2.  Withdrawal by Applicant: After a trademark opposition has been commenced, an applicant may expressly abandon its trademark application only with the written consent of the Opposer.  The failure to obtain the written consent of the Opposer shall result in judgment being entered against the Applicant.

An experienced trademark opposition attorney will be able to discuss the best available options to settle a trademark opposition case in a manner most favorable to his/her client.  By doing so, it may save precious time and money in product development and marketing costs associated with the trademarks at issue.  Additional trademark opposition settlement strategies will be discussed in future posts.

The Trademark Trial and Appeal Board offers a helpful frequently asked questions section that provides basic information regarding the trademark opposition and trademark cancellation process.  Various Trademark Trial and Appeal Board subjects are summarized, including:

  • What is a Trademark Opposition?  A trademark opposition is when one party contests the application for registration of a trademark by another party.  Quite often, the bssis for the opposition is a likelihood of confusion with the Oppoer’s previously registered trademark.  A trademark opposition proceeding is commenced by filing a Notice of Opposition. 
  • What is a Trademark Cancellation?  A trademark cancellation is when one party seeks to cancel the trademark registation of another party.  Grounds for a trademark cancellation may include fraud, abandonment (by lack of use for three consectutive years and an intention not to resume use), and other grounds, such as genericness. A trademark cancellation proceeding is commenced by filing a Petition for Cancellation.
  • What is the Procedure for a Trademark Opposition?  After a Notice of Opposition has been filed, the Trademark Trial and Appeal Board will serve a copy of the Notice on the Applicant, together with a schedule of the discovery and trial dates.  The Applicant will have forty days from the maling date of the Trademark Board’s notice of commencement of the case in which to Answer or otherwise plead.
  • What is the Procedure for a Trademark Cancellation?  After a Petition for Cancellation has been filed, the Trademark Trial and Appeal Board will serve a copy of the Petition on the trademark registrant, together with the discovery and trial schedule.  The trademark owner will then have forty days from the date of the Trademark Board’s notice of commencement of the trademark cancellation proceeding to either answer, or otherwise plead.

Parties who have trademark opposition or trademark cancellation matters before the Board should note that the Trademark Board rules of practice are extensive and must be followed without exception so as to protect the parties’ procedural and substantive trademark rights. These rules may be found in the Trademark Board Manual of Procedure.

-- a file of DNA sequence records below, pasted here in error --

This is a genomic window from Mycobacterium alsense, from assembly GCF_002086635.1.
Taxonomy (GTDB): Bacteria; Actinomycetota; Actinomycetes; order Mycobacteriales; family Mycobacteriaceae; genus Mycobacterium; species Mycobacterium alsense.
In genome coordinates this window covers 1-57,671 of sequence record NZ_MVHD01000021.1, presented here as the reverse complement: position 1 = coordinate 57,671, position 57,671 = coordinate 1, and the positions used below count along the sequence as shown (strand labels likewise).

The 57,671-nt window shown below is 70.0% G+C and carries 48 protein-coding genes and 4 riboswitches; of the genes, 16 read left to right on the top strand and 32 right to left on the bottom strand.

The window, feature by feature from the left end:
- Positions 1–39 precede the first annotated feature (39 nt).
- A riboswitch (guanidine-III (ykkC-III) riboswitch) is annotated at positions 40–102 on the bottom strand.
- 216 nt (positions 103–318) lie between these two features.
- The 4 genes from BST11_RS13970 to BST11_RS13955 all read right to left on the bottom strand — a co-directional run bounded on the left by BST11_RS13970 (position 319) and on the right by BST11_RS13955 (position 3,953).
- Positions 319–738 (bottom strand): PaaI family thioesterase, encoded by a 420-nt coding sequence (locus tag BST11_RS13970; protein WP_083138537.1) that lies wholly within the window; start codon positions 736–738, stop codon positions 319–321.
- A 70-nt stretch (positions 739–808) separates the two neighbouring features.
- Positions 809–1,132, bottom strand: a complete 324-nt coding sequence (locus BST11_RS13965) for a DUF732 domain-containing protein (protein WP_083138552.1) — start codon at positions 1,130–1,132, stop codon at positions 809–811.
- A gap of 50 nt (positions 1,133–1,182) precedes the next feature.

The term “trademarking” is one often used by businesses and almost never used by trademark lawyers.  The reason?  Because the phrase “trademarking” does not accurately reflect how US trademark law and protection works.

Under US trademark law, trademark rights are based on use of the trademark or brand name in commerce.  Therefore, strictly speaking, registration of the trademark is not required.  However, owning a federal trademark registration is highly recommended in most instances, as it provides several legal and commercial advantages, such as:

  1. The ability to bring an action for trademark infringement in U.S. federal court
  2. Reliance on the U.S. trademark registration to obtain registrations in foreign countries
  3. The ability to file the U.S. trademark registration with U.S. Customs to prevent importation of infringing or counterfeit goods

 If you have an unregistered trademark, you may use the “TM” (trademark) or “SM” (service mark) designation.   The federal registration symbol “®” can only be used after the trademark achieves registration status in the United States Patent and Trademark Office.

Contrary to popular belief, obtaining a federal trademark registration is often nuanced and difficult, and is not the same as registering a trade name with the Secretary of State’s Office of a company’s home location. Therefore, it is highly advisable to consult a top trademark lawyer prior to using a trademark in commerce in association with goods or services.  By speaking with a trademark lawyer early in the product naming selection process, it may be possible to avoid large and unnecessary litigation costs that may arise from ignorance of U.S. trademark law.

A substantial number of trademark opposition cases before the Trademark Trial and Appeal Board are settled prior to a final determination on the merits.   The Board encourages parties to engage in settlement discussions early in the process, and has made these discussions part of the mandatory discovery conference between the parties.

Do the parties take advantage of the opportunity to discuss trademark opposition settlement?   Quite often, the answer is no.   There are many reasons for this unwillingness to explore an amicable settlement to the dispute, including:

  • Personal animosity between the respective parties
  • Trademark bullying (discussed elsewhere in this Guide)
  • Trademark lawyers who do not wish to see an early resolution of the dispute
  • Legitimate legal and business rationale

When faced with a notice of trademark opposition, the first thing to do is to seek advice from a trademark opposition attorney who can explain the nature of the case, potential merits of the claim, likelihood of success, and options for settlement.  Litigants should realize that a trademark opposition is a civil litigation that can be long and protracted.  Therefore, it is best to understand the options available to the trademark applicant or trademark opposer before proceeding. 

Trademark opposition attorneys are well-versed in the complexity and detail of trademark opposition rules of evidence and procedure.  Most will provide a complimentary consultation with the party to enable it to make an informed decision on how to best proceed with their trademark opposition case.  The trademark opposition lawyer should also discuss its fee options, including either an hourly fee or flat-fee for representation based on the various stages of the case.

Be sure to speak first with an experienced trademark opposition lawyer — you will be glad you did.